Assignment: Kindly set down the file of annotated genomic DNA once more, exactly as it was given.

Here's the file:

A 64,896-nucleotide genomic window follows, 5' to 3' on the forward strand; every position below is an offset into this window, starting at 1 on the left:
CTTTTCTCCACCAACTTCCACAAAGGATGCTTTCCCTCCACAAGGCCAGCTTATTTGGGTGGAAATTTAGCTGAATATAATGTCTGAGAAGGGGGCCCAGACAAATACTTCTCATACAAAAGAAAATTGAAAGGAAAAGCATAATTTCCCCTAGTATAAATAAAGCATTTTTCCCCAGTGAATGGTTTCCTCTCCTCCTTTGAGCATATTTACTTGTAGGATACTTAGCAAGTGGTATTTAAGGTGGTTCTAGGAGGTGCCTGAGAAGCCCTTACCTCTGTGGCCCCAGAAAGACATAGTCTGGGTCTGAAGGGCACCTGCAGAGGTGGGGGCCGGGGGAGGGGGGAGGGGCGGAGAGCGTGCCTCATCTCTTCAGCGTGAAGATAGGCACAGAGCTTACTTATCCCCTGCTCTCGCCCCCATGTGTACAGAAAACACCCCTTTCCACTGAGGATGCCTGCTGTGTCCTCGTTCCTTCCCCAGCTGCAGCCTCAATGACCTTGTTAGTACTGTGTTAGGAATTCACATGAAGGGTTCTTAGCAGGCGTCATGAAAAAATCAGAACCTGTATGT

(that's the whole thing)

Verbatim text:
A 64,896-nucleotide genomic window follows, 5' to 3' on the forward strand; every position below is an offset into this window, starting at 1 on the left:
CTTTTCTCCACCAACTTCCACAAAGGATGCTTTCCCTCCACAAGGCCAGCTTATTTGGGTGGAAATTTAGCTGAATATAATGTCTGAGAAGGGGGCCCAGACAAATACTTCTCATACAAAAGAAAATTGAAAGGAAAAGCATAATTTCCCCTAGTATAAATAAAGCATTTTTCCCCAGTGAATGGTTTCCTCTCCTCCTTTGAGCATATTTACTTGTAGGATACTTAGCAAGTGGTATTTAAGGTGGTTCTAGGAGGTGCCTGAGAAGCCCTTACCTCTGTGGCCCCAGAAAGACATAGTCTGGGTCTGAAGGGCACCTGCAGAGGTGGGGGCCGGGGGAGGGGGGAGGGGCGGAGAGCGTGCCTCATCTCTTCAGCGTGAAGATAGGCACAGAGCTTACTTATCCCCTGCTCTCGCCCCCATGTGTACAGAAAACACCCCTTTCCACTGAGGATGCCTGCTGTGTCCTCGTTCCTTCCCCAGCTGCAGCCTCAATGACCTTGTTAGTACTGTGTTAGGAATTCACATGAAGGGTTCTTAGCAGGCGTCATGAAAAAATCAGAACCTGTATGT